Foundations of Flight | Fall-Rate Management for FS Part 1—Slow Fall
By Steve Lefkowitz of SDC Rhythm XP
In formation skydiving—as in all other group-flying disciplines—managing fall rate is one of the most important skills. Whether you’re debriefing a 2-way, a 200-way or a 4-way dive at a national championships, fall rate is always a concern. No matter how advanced you get, the ability to control your rate of descent is necessary if you want to fly with others. .
When learning the skill of slow falling, start from your neutral body position, begin to slow fall, stop your slow fall using the opposite inputs (fast fall—covered in “Foundations of Flight—Fall-Rate Management for Formation Skydiving Part 2” in the February issue of Parachutist but available at parachutistonline.com January 1) and then return to neutral. You can break the technique into three sections of the body: head and arms, core, and legs.
Head and Arms:
Extend your arms forward with elbows high and rotated outward. Your arms should stay about shoulder-width apart or a bit wider. Extend your hands forward and high, palms facing the ground. Everything from your shoulders to your fingertips should be on one plane parallel with the earth.
Allow your forehead to tilt down between your elbows. Facing down puts your head more into the wind. However, you want to see the others in your group, so tilt your forehead down while maintaining eye contact with them.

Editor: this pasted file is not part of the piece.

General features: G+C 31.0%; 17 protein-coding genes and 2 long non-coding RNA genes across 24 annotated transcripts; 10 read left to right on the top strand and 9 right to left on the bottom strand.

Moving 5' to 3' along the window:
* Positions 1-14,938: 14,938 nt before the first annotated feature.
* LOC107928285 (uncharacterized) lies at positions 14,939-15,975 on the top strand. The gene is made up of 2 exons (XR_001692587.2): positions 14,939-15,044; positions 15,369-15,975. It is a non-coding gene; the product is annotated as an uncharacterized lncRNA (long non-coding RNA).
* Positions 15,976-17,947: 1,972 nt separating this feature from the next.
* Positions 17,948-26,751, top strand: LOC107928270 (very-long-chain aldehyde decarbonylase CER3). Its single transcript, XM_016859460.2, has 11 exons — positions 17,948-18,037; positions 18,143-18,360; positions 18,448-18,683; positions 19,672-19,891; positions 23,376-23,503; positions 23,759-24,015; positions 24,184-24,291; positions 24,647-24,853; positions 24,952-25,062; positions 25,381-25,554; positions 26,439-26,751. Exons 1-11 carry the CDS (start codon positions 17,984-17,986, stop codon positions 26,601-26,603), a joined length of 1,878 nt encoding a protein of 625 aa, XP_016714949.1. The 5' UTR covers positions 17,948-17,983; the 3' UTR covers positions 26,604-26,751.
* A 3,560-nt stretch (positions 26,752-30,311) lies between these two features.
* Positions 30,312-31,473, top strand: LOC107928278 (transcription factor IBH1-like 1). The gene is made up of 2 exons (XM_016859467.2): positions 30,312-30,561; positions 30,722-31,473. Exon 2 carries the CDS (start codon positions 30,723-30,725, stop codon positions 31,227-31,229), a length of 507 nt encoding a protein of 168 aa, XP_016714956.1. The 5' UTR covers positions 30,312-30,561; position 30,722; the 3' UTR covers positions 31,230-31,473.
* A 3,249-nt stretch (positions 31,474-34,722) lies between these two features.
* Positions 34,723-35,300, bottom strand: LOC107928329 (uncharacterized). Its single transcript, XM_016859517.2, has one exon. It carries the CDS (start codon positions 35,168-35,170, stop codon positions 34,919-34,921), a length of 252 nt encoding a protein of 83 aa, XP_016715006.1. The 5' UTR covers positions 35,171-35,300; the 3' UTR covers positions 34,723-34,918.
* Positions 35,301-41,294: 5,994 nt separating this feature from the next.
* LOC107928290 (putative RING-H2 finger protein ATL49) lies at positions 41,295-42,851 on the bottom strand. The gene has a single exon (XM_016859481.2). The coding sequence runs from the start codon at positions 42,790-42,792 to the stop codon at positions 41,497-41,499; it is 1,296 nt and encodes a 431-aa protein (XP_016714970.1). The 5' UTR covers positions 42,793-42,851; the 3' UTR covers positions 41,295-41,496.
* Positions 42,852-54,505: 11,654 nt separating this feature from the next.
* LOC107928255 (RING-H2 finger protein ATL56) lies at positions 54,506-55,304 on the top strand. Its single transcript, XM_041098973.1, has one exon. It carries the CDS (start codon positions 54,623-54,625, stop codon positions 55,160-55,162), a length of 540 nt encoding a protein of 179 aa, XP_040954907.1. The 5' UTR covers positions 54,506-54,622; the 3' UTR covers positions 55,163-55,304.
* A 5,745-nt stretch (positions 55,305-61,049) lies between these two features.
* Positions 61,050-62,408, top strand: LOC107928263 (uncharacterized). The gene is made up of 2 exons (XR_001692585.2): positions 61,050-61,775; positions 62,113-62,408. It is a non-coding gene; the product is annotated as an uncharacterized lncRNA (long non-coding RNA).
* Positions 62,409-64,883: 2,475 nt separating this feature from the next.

Flatten out your arch by sucking in your gut. Do not stick your butt up. Imagine you got punched in the gut, making you “suck wind.” That’s what it should feel like.
Extend your legs with your hips open and knees rotated outward. Legs should stay about shoulder-width apart or a bit wider. Your heels should push toward each other and your toes should point out with the insides of your feet and inner thighs facing the ground. Everything from your hips to your toes should be on one plane parallel with the earth. A common mistake is to bring the butt up too high and let the knees drop. Instead, keep your legs flat as you extend them. Opening up the hips helps with this.
Often, jumpers try to slow their fall rate by pushing into the wind to raise themselves up. Everywhere else on earth, pushing up off the ground or other objects works to rise up. However, in the sky, pushing into the wind just makes you fall faster. Instead, you want to keep arms (and especially elbows) high and think about letting the wind lift you.
Here are two analogies:
- Think of sticking your hand out the window of a moving car and letting the wind drive your hand back. You don’t push your hand into the wind, you relax and extend your fingers and allow the wind to drive your hand backward. When slow falling, make your whole body like your hand out the window: Relax and extend your arms and legs outward, letting the wind take you rather than trying to push against it.
- Think of resting with your belly downward on a thin sheet of ice. If you don’t want that ice to crack, you spread yourself flat, making sure no single point presses into the ice more than the rest. This is essentially what you want to do in the wind.
However you think about it, step one is elbows and hands high. Once you have that correct, work on the core and legs: Flatten the gut and extend the legs with hips open.